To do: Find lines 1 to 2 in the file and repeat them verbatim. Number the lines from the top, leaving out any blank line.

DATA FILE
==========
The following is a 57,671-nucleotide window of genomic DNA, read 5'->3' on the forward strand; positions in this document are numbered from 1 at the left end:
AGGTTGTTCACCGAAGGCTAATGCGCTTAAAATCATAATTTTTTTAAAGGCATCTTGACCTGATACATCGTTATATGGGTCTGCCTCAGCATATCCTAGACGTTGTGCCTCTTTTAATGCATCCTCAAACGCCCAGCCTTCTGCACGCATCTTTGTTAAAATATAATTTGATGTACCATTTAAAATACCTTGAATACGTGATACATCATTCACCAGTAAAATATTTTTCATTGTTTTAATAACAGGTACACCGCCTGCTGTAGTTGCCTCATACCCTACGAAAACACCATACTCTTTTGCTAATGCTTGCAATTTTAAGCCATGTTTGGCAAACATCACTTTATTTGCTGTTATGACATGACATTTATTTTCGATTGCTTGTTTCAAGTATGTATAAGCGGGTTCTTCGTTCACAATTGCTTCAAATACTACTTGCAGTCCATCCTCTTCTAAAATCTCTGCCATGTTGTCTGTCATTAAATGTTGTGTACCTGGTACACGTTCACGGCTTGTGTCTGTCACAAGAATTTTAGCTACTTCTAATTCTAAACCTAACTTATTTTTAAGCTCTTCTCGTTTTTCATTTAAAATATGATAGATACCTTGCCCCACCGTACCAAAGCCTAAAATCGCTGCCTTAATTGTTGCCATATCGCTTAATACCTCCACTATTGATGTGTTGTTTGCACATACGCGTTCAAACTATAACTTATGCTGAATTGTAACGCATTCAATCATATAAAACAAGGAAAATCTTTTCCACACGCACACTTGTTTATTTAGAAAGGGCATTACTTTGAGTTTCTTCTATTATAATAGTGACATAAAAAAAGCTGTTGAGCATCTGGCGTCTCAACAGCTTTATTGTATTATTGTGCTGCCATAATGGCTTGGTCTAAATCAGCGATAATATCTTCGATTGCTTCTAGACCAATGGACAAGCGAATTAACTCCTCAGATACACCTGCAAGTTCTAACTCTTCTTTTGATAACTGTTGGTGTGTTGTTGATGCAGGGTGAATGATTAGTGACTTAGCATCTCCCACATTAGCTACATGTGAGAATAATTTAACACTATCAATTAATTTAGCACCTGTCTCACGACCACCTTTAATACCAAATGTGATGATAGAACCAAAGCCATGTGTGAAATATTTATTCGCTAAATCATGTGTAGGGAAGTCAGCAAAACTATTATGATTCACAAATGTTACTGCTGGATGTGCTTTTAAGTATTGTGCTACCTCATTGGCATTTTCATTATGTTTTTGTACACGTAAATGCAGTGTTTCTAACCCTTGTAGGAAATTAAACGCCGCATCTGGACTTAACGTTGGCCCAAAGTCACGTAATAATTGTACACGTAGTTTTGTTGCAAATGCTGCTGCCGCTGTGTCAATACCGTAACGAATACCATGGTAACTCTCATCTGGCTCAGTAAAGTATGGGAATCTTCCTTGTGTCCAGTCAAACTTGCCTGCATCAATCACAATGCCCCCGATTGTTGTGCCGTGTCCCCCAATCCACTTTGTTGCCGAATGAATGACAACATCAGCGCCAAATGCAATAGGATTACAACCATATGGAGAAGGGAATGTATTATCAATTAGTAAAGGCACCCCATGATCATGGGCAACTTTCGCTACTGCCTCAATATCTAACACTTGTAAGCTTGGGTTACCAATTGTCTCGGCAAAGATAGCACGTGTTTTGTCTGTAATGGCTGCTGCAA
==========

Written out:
The following is a 57,671-nucleotide window of genomic DNA, read 5'->3' on the forward strand; positions in this document are numbered from 1 at the left end:
AGGTTGTTCACCGAAGGCTAATGCGCTTAAAATCATAATTTTTTTAAAGGCATCTTGACCTGATACATCGTTATATGGGTCTGCCTCAGCATATCCTAGACGTTGTGCCTCTTTTAATGCATCCTCAAACGCCCAGCCTTCTGCACGCATCTTTGTTAAAATATAATTTGATGTACCATTTAAAATACCTTGAATACGTGATACATCATTCACCAGTAAAATATTTTTCATTGTTTTAATAACAGGTACACCGCCTGCTGTAGTTGCCTCATACCCTACGAAAACACCATACTCTTTTGCTAATGCTTGCAATTTTAAGCCATGTTTGGCAAACATCACTTTATTTGCTGTTATGACATGACATTTATTTTCGATTGCTTGTTTCAAGTATGTATAAGCGGGTTCTTCGTTCACAATTGCTTCAAATACTACTTGCAGTCCATCCTCTTCTAAAATCTCTGCCATGTTGTCTGTCATTAAATGTTGTGTACCTGGTACACGTTCACGGCTTGTGTCTGTCACAAGAATTTTAGCTACTTCTAATTCTAAACCTAACTTATTTTTAAGCTCTTCTCGTTTTTCATTTAAAATATGATAGATACCTTGCCCCACCGTACCAAAGCCTAAAATCGCTGCCTTAATTGTTGCCATATCGCTTAATACCTCCACTATTGATGTGTTGTTTGCACATACGCGTTCAAACTATAACTTATGCTGAATTGTAACGCATTCAATCATATAAAACAAGGAAAATCTTTTCCACACGCACACTTGTTTATTTAGAAAGGGCATTACTTTGAGTTTCTTCTATTATAATAGTGACATAAAAAAAGCTGTTGAGCATCTGGCGTCTCAACAGCTTTATTGTATTATTGTGCTGCCATAATGGCTTGGTCTAAATCAGCGATAATATCTTCGATTGCTTCTAGACCAATGGACAAGCGAATTAACTCCTCAGATACACCTGCAAGTTCTAACTCTTCTTTTGATAACTGTTGGTGTGTTGTTGATGCAGGGTGAATGATTAGTGACTTAGCATCTCCCACATTAGCTACATGTGAGAATAATTTAACACTATCAATTAATTTAGCACCTGTCTCACGACCACCTTTAATACCAAATGTGATGATAGAACCAAAGCCATGTGTGAAATATTTATTCGCTAAATCATGTGTAGGGAAGTCAGCAAAACTATTATGATTCACAAATGTTACTGCTGGATGTGCTTTTAAGTATTGTGCTACCTCATTGGCATTTTCATTATGTTTTTGTACACGTAAATGCAGTGTTTCTAACCCTTGTAGGAAATTAAACGCCGCATCTGGACTTAACGTTGGCCCAAAGTCACGTAATAATTGTACACGTAGTTTTGTTGCAAATGCTGCTGCCGCTGTGTCAATACCGTAACGAATACCATGGTAACTCTCATCTGGCTCAGTAAAGTATGGGAATCTTCCTTGTGTCCAGTCAAACTTGCCTGCATCAATCACAATGCCCCCGATTGTTGTGCCGTGTCCCCCAATCCACTTTGTTGCCGAATGAATGACAACATCAGCGCCAAATGCAATAGGATTACAACCATATGGAGAAGGGAATGTATTATCAATTAGTAAAGGCACCCCATGATCATGGGCAACTTTCGCTACTGCCTCAATATCTAACACTTGTAAGCTTGGGTTACCAATTGTCTCGGCAAAGATAGCACGTGTTTTGTCTGTAATGGCTGCTGCAA